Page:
Electrical Embedded Networks in Shopping Centres30 November 2017
In an earlier insight posts we’ve described what an electrical embedded network is (Link to Post), and we talked about the advantages (Link to post). Over the next couple of posts, we want to talk about embedded networks and their potential application in a range of areas from residential buildings to industrial and commercial sites, through to retirement villages and shopping centres.
Today we’re going to look at electrical embedded networks in shopping centres.
Shopping Centre owners and managers were amongst the earliest adopters of electrical embedded networks. Whilst the earliest versions of embedded networks have been around for as long as 50 years or so, the modern incarnation started to come into being only in the last 10 – 15 years as state based electricity markets began to privatise and deregulate. Australia has one of the most mature deregulated electricity markets in the world and this is why we see so many multinational companies investing in ownership of generation, distribution and retailing as the expertise gained in the Australian market is vital for their international operations as further deregulation takes place globally.
Shopping Centres, particularly the larger “mall” style centre with large numbers of national retail, are major consumers of electricity. This electricity consumption has been increasing as opening days and hours have expanded and the inclusion of restaurants, cinemas and other entertainment options can see these centres open and consuming energy 16 – 18 hours a day or more, 7 days a week, 365 days per year, much of it at the high Peak rate.
With a reasonable percentage of the electricity consumption coming from common areas, it was a sensible decision for shopping centre managers to look at options for reducing the cost of their supply, allowing them to have an impact on overall running costs for both management and tenancies.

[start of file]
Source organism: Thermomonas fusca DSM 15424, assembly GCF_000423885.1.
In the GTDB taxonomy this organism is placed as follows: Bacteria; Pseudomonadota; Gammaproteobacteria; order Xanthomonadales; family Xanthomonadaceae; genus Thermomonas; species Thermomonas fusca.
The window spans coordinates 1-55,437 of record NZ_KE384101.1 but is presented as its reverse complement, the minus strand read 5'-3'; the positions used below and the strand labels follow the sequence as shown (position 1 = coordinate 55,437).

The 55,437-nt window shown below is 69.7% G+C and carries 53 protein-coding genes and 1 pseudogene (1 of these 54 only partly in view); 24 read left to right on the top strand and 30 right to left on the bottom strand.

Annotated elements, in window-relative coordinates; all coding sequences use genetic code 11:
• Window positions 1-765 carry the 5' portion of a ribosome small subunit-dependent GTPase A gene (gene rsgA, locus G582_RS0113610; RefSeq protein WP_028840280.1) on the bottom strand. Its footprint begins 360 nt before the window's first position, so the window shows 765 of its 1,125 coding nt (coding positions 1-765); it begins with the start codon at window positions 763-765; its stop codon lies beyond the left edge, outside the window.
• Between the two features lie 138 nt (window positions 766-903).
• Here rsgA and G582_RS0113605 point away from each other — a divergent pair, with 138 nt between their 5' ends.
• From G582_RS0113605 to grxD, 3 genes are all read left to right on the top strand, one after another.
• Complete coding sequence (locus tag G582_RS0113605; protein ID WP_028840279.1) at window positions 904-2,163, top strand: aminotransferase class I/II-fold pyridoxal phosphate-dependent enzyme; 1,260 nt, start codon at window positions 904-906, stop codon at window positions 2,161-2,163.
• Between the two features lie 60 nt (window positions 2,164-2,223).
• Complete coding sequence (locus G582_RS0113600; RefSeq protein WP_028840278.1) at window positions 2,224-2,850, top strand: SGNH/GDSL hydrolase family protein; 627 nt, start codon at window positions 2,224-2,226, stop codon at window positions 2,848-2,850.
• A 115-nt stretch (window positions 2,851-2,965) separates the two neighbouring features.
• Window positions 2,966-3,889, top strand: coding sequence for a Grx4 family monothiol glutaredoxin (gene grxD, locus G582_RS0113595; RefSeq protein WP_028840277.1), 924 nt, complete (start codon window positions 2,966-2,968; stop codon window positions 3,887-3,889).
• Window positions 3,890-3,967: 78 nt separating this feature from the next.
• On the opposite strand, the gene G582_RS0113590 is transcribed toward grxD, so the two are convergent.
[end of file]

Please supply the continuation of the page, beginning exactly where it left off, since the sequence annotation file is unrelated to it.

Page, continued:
Including tenancy consumption in the overall supply enabled centre management to further reduce the cost of supply by substantially increasing the volume of power purchased at the one point, likely bringing down the cost of tenancy power as well as common area power.
Different centre owners and management will have different approaches to the charging for power and for common areas, but if the inclusion of an embedded network enables tenants to have better options for their outgoings, the solution is a real advantage to all concerned.
Non-residential complexes often make the most effective embedded networks, with the higher consumption during Peak hours creating greater capacity for wholesale price reductions. Retailer business rates can also be higher than residential, leading to greater potential. This principle is not limited to shopping centres. Commercial offices, business sparks and industrial estates can all be considered suitable candidates for electrical embedded networks.
If your electrical embedded network isn’t delivering similarly, perhaps it’s time to think about alternatives?